“A pattern emerges. There are lots of losers in this system but one clear winner: the Western banks and US Treasury, making the big bucks off this crazy new international capital churn.”
Groundswell challenges that the US Treasury benefits in any case where foreign controlled corporations (FCCs) get IPQs and run branch economies to extract Alaska’s wealth in such exploitative fashion. That is why my insider whistle-blowing on Abusive Transfer Pricing was all about, and the IRS has collected, if partially, on such tax evasion.
Those are comments the House hearing should have in front of them as they question the witnesses. Especially boat owner ranks that have already recouped alleged investments through the greatest tax benefits package in the world, Capital Construction Funds, and annualized amortizations of investments, largely made with NMFS financial loan backing at low interest rates.
The USA citizen-taxpayer get ripped off over and over again. The only real investment were by the labor sector, the captains and crew who were the creators of the base capital all others claim rights to, today.
So, back to comments on Rust’s piece, let’s keep that in mind as we also challenge more of the language used by disreputable CS proponents.
Remember foremost that fixing the MSA is essentially a matter of ensuring good descriptions of “fishermen” and other terms, and cleaning up what Congress’ intent is by clear language, and strongly limiting terminology.
It might also be a matter of going back and finally creating the tier two legislation on agricultural economics of fishing in the EEZ, protecting ourselves from sealordship, just as landlordship.
Start by stopping the indentured servitude of USA fishermen under Catch Share “stupidization” (coined by Phillip Lestnikof, a native of Alaska), and ensuring Lay Share laws are enforced by the Admiralty and courts.
Proponents of Catch Shares are not free market advocates. They are advocates of using public relations language to blindside folks by calling the ownership system “market-based solutions.” That is a batch of cooked up economic mishmash. The doublespeak of saying Catch Shares offer exclusive access quickly belies the fact that this is anything but free market.
In Alaska, as intended, the consequence is full-on restraint of trade, antitrust. Catch shares are really about asymmetric market power —especially by cartelized processors with plenary power over price-setting— being brought about under government sponsorship due to accompanying asymmetric political power. Nothing makes that clearer that the rigged witness list at today’s US House Natural Resources meeting (see Richard Gaines’ Gloucester Daily News at http://www.gloucestertimes.com/opinion/x2109939563/Editorial-Witness-list-shows-Magnuson-talks-a-sham-from-start .
John Pappalardo is a minor part of the national problem, as he was schooled by the real culprits of Alaska Ratz, some of whom are also on the rigged hearing witness list.
CSs do not bring economic efficiency – as the definition of EE is consumer oriented and quality and product form determined, as to which combination of end products from what quality of limited quantity inputs (bundle of resources – total allowable catch) will bring the best combination of economic wealth and needs satisfactions.
What EDF really means and CSs really go for is productive efficiency or cost cutting, which means job cutting, less investment in fishing vessels, and consolidation.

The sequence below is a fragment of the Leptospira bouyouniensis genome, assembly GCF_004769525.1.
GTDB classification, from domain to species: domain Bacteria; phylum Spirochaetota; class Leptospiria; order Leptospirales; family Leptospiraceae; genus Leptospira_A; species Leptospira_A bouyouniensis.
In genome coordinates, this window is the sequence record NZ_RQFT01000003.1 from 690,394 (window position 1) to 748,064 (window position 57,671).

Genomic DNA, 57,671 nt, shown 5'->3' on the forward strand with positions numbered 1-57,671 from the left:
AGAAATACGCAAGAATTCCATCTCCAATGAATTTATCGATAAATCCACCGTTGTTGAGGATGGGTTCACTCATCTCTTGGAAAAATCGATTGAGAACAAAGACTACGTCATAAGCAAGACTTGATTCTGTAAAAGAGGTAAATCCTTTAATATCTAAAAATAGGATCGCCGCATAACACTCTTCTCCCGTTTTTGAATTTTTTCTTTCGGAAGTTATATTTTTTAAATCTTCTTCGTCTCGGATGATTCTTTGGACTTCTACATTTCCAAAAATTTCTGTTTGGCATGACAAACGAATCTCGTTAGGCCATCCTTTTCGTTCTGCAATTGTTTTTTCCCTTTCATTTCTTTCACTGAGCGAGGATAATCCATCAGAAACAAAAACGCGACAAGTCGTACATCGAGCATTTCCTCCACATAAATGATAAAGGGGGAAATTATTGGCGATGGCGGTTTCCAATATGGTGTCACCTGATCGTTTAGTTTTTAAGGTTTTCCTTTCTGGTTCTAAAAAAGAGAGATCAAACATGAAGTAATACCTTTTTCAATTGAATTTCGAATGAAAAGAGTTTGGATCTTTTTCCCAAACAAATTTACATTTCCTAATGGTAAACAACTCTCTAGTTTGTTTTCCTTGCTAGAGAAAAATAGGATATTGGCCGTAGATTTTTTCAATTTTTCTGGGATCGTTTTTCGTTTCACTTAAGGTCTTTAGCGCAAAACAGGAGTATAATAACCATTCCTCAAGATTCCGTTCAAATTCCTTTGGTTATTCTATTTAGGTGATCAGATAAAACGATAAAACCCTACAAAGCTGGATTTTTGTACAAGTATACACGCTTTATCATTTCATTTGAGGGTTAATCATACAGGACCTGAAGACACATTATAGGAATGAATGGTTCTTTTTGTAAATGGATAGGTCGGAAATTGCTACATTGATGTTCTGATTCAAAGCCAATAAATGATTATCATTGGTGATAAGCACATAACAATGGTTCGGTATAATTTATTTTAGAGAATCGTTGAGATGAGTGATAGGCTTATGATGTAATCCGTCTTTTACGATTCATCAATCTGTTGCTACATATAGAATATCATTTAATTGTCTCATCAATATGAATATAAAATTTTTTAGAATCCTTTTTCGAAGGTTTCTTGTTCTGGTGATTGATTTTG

The CSs in Alaska are said to go to “harvesters” – but that should mean those who harvest, those who fish – i.e. the active participants, mainly captains and crewmen, not non-participants.
CSs were sold on “an overcapitalized industry” but in truth the system of Asset Commodification and the Privatization into Quota Shares attracted billions of dollars of new capital, overcapitalizing a once privileged-based public fishery, in favor of the new carpet bagging banksters and private equity/hedge fund investor who never brought a single pound of fish across the rail.
The Magnuson-Stevens Act etc. – our nations Fishery Laws – have no definitions for “fishermen”, “harvesters”, etc., let alone for something euphemistically called “catch shares”.
It is NOT sharing, it is anti-free market, restraint of trade, and government sponsored monopolization – akin to socialist stronghold theories of industrial planning and control.
Prices are no longer determined at arm’s length. Suppliers – fishermen – lose their bargaining power for ex-vessel prices when the buyers (like Japan’s, Korea’s and other transnational firms) hold “processor quotas” that fishermen quotas must match up to with IFQ shares in corporate serving cooperatives.
Reauthorization of MSA should foremost concentrate on good definitions. Regional fishery management councils should be made by the Secretary of Commerce and Congress to follow the Due Process of using Lay Share laws, complying with those statutes, first – so captains and crews maintain their historical shares.
But, top line and bottom line – the USA does not OWN the fish!! And if we do, it is a public resource. We cannot give away what we do not own.
The situation is shades of when the British tried to industrialize and privatize salt in India and met Ghandi’s ‘satyagraha’ non-violent fight for the rights of the people to the commons’ wealth of resources.
Groundswell was formed as a satyagraha, and quest for truth – a tool to educate and challenge the established, and wrong, kleptocracy.
Worst of all is Alaska’s fisheries — a Thalassocracy which serves foreign interests over domestic ones, violates World Trade Agreement and other treaty rights to openness in trade, and reciprocity, because it allowsJapan-based and Korea-based MNEs (multinational enterprises) to lie and cheat about the export values, pay little to no USA taxes, ‘product launder’ the profits offshore, even usually free from foreign taxes. This is Economic Treason, and resource exploitation warfare against the USA – and that is where the legal battle and Congressional powers must work to eliminate these illicit practices and the CS regimes.
Congress (plus Alaska’s chief legislators and giveaway governor serving Big Oil on their exploitation) knows all about the ABUSIVE TRANSFER PRICING and the global tax evasion crimes, and should begin to stop these illicit schemes in fisheries, timber and other resources. President Obama is well familiar with the leading global tax problem of abusive Transfer Pricing, as well. Alaskan waters have already seen an estimated $50 billion loss to the Nation for fisheries in the EEZ since the passage of the FCMA in 1976. For other regions of the nation to follow the quota regime privatization is tragically wrong, too. Groundswell Fishery Movement – Stephen Taufen